Under Houston's alternative-certification program, which is not limited to bilingual candidates, prospective teachers must have a bachelor's degree, pass a basic-skills test, and take education-related courses. They then are considered interns for one year, during which they are evaluated periodically. After that, the state can grant them a teaching certificate after they fulfill various state requirements.
Houston has about 44,000 limited-English-proficient students, most of whom speak Spanish, out of a total enrollment of 200,000.
Possible Illegal Hiring
School officials asked the district attorney's office to investigate whether district staff members had tried to destroy records of foreign-educated teachers hired with questionable credentials, after the television reporter found, in a trash can in the program office, a foreign transcript and other documents that suggested improprieties, said Monetta Kaye DeWalt, the school system's lawyer.
Federal immigration officials think it is possible that several bilingual interns in the program were hired illegally and that district employees were involved in the smuggling of aliens, said Lisa B. Jacobs, the public-affairs director for the Houston-area I.N.S.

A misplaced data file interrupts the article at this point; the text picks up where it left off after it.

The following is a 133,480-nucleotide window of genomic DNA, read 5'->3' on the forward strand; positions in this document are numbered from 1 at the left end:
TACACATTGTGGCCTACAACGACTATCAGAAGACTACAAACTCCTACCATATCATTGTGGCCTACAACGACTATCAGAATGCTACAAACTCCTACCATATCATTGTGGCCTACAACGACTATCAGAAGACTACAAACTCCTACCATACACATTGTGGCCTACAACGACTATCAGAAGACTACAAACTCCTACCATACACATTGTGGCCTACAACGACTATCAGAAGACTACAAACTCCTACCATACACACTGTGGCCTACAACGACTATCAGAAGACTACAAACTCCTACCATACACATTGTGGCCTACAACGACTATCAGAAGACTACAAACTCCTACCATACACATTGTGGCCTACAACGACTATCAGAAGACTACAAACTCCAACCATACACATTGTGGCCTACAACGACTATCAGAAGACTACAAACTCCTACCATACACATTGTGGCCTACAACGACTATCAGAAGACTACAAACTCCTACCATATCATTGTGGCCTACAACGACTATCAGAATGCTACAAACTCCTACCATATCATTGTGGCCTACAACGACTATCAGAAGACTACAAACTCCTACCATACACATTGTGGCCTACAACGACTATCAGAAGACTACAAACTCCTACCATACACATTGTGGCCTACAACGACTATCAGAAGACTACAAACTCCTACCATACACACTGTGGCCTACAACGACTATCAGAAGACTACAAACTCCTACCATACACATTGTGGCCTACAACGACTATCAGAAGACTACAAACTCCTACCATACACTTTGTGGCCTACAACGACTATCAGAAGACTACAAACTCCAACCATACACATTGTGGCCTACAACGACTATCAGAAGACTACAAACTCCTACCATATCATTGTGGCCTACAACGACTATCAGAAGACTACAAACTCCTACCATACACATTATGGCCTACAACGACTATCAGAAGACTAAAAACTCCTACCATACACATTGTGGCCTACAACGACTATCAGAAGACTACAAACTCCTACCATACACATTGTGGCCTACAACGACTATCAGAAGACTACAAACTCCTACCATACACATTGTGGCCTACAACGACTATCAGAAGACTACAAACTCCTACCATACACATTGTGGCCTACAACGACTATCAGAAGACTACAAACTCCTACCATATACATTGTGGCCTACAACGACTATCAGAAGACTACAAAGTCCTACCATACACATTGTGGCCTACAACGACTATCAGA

Routine reviews of Houston's program by the Texas Education Agency had found that some bilingual teachers had "very limited use of English,'' said a spokeswoman for the agency, Della May Moore.
In December, the district hired a private company to review all transcripts from foreign colleges and universities after finding that one transcript had been been tampered with, Ms. DeWalt said.
Spantran, a Houston-based private evaluation firm specializing in education documents, found that 40 of 350 foreign transcripts audited were deficient enough to make the teachers' eligibility in the program questionable.
The company sent back to the district some transcripts that were clearly marked as having irregularities, but the individuals were hired anyway, said Spantran's president, Sandra D. Rodriguez. The firm currently is reviewing another 50 foreign transcripts.